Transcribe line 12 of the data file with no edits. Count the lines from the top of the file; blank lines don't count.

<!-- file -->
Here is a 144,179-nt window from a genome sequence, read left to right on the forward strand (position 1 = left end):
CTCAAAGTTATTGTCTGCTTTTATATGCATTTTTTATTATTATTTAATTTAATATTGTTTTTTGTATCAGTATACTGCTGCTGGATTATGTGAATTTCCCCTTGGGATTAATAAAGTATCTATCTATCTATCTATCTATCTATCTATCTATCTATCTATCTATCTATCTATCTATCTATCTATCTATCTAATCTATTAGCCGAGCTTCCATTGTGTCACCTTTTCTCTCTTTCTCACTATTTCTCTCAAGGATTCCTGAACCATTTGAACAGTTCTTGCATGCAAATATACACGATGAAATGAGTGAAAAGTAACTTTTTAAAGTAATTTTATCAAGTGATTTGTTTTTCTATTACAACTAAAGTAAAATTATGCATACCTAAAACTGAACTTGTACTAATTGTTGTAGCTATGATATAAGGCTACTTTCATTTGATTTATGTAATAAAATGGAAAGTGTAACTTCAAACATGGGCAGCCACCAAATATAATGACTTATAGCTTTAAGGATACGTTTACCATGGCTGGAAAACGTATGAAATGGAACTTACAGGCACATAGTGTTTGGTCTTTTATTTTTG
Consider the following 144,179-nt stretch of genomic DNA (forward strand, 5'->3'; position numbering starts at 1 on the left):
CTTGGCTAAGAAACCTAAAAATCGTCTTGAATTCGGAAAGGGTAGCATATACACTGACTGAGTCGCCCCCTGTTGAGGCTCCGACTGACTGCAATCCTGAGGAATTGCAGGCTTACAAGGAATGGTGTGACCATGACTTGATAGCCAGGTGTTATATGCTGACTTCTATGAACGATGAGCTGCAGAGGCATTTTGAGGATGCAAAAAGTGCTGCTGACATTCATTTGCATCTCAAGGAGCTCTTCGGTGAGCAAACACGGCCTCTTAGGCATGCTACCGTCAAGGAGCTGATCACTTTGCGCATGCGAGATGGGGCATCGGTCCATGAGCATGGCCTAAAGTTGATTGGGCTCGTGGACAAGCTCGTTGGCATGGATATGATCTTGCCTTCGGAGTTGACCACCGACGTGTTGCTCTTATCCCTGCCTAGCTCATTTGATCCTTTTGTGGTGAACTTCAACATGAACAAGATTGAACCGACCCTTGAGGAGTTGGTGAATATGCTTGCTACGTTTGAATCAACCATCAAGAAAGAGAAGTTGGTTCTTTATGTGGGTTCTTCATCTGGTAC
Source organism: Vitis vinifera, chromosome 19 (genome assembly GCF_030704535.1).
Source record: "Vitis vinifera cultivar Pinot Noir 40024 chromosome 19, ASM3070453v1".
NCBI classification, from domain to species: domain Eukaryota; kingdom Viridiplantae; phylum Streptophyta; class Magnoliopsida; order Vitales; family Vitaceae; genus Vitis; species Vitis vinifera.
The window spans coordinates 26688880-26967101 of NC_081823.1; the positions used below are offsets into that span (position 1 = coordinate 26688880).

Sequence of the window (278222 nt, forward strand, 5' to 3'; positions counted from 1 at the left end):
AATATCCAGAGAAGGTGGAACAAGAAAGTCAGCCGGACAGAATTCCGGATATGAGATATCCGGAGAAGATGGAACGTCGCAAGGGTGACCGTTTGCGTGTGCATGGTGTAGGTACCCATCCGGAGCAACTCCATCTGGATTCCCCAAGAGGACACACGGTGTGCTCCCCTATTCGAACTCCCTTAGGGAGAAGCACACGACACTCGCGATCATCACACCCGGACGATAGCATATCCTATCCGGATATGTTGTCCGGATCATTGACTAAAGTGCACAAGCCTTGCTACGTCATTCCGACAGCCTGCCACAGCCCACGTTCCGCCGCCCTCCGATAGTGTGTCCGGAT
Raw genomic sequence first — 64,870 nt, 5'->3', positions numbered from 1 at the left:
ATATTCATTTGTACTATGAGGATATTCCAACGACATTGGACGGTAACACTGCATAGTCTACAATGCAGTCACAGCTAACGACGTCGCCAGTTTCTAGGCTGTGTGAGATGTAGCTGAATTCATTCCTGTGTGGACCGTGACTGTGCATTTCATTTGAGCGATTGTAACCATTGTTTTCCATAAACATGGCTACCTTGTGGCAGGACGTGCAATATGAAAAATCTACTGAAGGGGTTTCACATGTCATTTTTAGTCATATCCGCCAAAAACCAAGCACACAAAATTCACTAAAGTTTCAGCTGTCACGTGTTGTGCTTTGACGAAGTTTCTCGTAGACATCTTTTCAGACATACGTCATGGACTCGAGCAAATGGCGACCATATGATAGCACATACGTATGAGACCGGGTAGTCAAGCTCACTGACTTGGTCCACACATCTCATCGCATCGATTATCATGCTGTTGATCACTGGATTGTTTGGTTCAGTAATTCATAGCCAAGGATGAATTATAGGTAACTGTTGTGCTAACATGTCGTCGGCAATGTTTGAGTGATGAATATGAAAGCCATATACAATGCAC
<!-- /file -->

ATATTCATTTGTACTATGAGGATATTCCAACGACATTGGACGGTAACACTGCATAGTCTACAATGCAGTCACAGCTAACGACGTCGCCAGTTTCTAGGCTGTGTGAGATGTAGCTGAATTCATTCCTGTGTGGACCGTGACTGTGCATTTCATTTGAGCGATTGTAACCATTGTTTTCCATAAACATGGCTACCTTGTGGCAGGACGTGCAATATGAAAAATCTACTGAAGGGGTTTCACATGTCATTTTTAGTCATATCCGCCAAAAACCAAGCACACAAAATTCACTAAAGTTTCAGCTGTCACGTGTTGTGCTTTGACGAAGTTTCTCGTAGACATCTTTTCAGACATACGTCATGGACTCGAGCAAATGGCGACCATATGATAGCACATACGTATGAGACCGGGTAGTCAAGCTCACTGACTTGGTCCACACATCTCATCGCATCGATTATCATGCTGTTGATCACTGGATTGTTTGGTTCAGTAATTCATAGCCAAGGATGAATTATAGGTAACTGTTGTGCTAACATGTCGTCGGCAATGTTTGAGTGATGAATATGAAAGCCATATACAATGCAC